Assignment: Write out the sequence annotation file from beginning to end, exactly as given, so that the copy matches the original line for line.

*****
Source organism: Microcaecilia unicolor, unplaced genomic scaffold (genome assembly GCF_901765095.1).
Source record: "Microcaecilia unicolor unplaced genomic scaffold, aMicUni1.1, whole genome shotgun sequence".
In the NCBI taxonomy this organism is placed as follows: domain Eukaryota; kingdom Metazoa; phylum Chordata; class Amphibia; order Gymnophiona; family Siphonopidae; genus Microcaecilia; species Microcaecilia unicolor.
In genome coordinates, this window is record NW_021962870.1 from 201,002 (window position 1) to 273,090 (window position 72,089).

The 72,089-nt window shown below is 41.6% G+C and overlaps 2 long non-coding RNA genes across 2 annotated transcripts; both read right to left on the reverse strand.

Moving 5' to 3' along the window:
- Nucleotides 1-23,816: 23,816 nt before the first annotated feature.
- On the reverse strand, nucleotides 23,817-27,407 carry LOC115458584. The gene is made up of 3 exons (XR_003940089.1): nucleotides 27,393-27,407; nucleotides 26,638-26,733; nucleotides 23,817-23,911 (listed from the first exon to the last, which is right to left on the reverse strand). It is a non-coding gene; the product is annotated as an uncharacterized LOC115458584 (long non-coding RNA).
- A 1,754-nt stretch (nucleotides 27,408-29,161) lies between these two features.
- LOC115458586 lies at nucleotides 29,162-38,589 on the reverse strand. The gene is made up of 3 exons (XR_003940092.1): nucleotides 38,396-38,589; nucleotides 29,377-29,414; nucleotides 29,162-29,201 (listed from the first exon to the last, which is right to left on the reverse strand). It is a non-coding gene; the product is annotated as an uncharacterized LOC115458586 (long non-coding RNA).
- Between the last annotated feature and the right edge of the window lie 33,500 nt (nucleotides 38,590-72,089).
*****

Source organism: Microcaecilia unicolor, unplaced genomic scaffold (genome assembly GCF_901765095.1).
Source record: "Microcaecilia unicolor unplaced genomic scaffold, aMicUni1.1, whole genome shotgun sequence".
In the NCBI taxonomy this organism is placed as follows: domain Eukaryota; kingdom Metazoa; phylum Chordata; class Amphibia; order Gymnophiona; family Siphonopidae; genus Microcaecilia; species Microcaecilia unicolor.
In genome coordinates, this window is record NW_021962870.1 from 201,002 (window position 1) to 273,090 (window position 72,089).

The 72,089-nt window shown below is 41.6% G+C and overlaps 2 long non-coding RNA genes across 2 annotated transcripts; both read right to left on the reverse strand.

Moving 5' to 3' along the window:
- Nucleotides 1-23,816: 23,816 nt before the first annotated feature.
- On the reverse strand, nucleotides 23,817-27,407 carry LOC115458584. The gene is made up of 3 exons (XR_003940089.1): nucleotides 27,393-27,407; nucleotides 26,638-26,733; nucleotides 23,817-23,911 (listed from the first exon to the last, which is right to left on the reverse strand). It is a non-coding gene; the product is annotated as an uncharacterized LOC115458584 (long non-coding RNA).
- A 1,754-nt stretch (nucleotides 27,408-29,161) lies between these two features.
- LOC115458586 lies at nucleotides 29,162-38,589 on the reverse strand. The gene is made up of 3 exons (XR_003940092.1): nucleotides 38,396-38,589; nucleotides 29,377-29,414; nucleotides 29,162-29,201 (listed from the first exon to the last, which is right to left on the reverse strand). It is a non-coding gene; the product is annotated as an uncharacterized LOC115458586 (long non-coding RNA).
- Between the last annotated feature and the right edge of the window lie 33,500 nt (nucleotides 38,590-72,089).